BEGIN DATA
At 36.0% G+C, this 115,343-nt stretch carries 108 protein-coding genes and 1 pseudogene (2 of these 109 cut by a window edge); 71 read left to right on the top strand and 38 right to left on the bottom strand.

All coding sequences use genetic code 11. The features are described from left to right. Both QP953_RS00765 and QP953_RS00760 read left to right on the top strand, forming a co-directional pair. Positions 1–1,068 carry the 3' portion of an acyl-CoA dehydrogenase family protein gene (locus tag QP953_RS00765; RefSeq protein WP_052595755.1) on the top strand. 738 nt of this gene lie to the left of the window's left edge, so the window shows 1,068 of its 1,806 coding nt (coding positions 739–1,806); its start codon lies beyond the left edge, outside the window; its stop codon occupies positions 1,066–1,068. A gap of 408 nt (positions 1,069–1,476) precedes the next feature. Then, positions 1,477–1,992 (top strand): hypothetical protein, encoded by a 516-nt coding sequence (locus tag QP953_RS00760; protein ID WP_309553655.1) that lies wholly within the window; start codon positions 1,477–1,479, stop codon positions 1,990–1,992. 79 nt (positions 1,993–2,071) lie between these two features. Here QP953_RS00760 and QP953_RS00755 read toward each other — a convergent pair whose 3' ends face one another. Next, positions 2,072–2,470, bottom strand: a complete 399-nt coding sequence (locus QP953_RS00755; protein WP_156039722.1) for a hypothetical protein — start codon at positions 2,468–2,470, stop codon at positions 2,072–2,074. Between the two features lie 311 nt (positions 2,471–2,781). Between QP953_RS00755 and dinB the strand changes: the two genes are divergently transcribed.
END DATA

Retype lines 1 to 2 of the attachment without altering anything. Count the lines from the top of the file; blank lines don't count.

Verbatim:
At 36.0% G+C, this 115,343-nt stretch carries 108 protein-coding genes and 1 pseudogene (2 of these 109 cut by a window edge); 71 read left to right on the top strand and 38 right to left on the bottom strand.

All coding sequences use genetic code 11. The features are described from left to right. Both QP953_RS00765 and QP953_RS00760 read left to right on the top strand, forming a co-directional pair. Positions 1–1,068 carry the 3' portion of an acyl-CoA dehydrogenase family protein gene (locus tag QP953_RS00765; RefSeq protein WP_052595755.1) on the top strand. 738 nt of this gene lie to the left of the window's left edge, so the window shows 1,068 of its 1,806 coding nt (coding positions 739–1,806); its start codon lies beyond the left edge, outside the window; its stop codon occupies positions 1,066–1,068. A gap of 408 nt (positions 1,069–1,476) precedes the next feature. Then, positions 1,477–1,992 (top strand): hypothetical protein, encoded by a 516-nt coding sequence (locus tag QP953_RS00760; protein ID WP_309553655.1) that lies wholly within the window; start codon positions 1,477–1,479, stop codon positions 1,990–1,992. 79 nt (positions 1,993–2,071) lie between these two features. Here QP953_RS00760 and QP953_RS00755 read toward each other — a convergent pair whose 3' ends face one another. Next, positions 2,072–2,470, bottom strand: a complete 399-nt coding sequence (locus QP953_RS00755; protein WP_156039722.1) for a hypothetical protein — start codon at positions 2,468–2,470, stop codon at positions 2,072–2,074. Between the two features lie 311 nt (positions 2,471–2,781). Between QP953_RS00755 and dinB the strand changes: the two genes are divergently transcribed.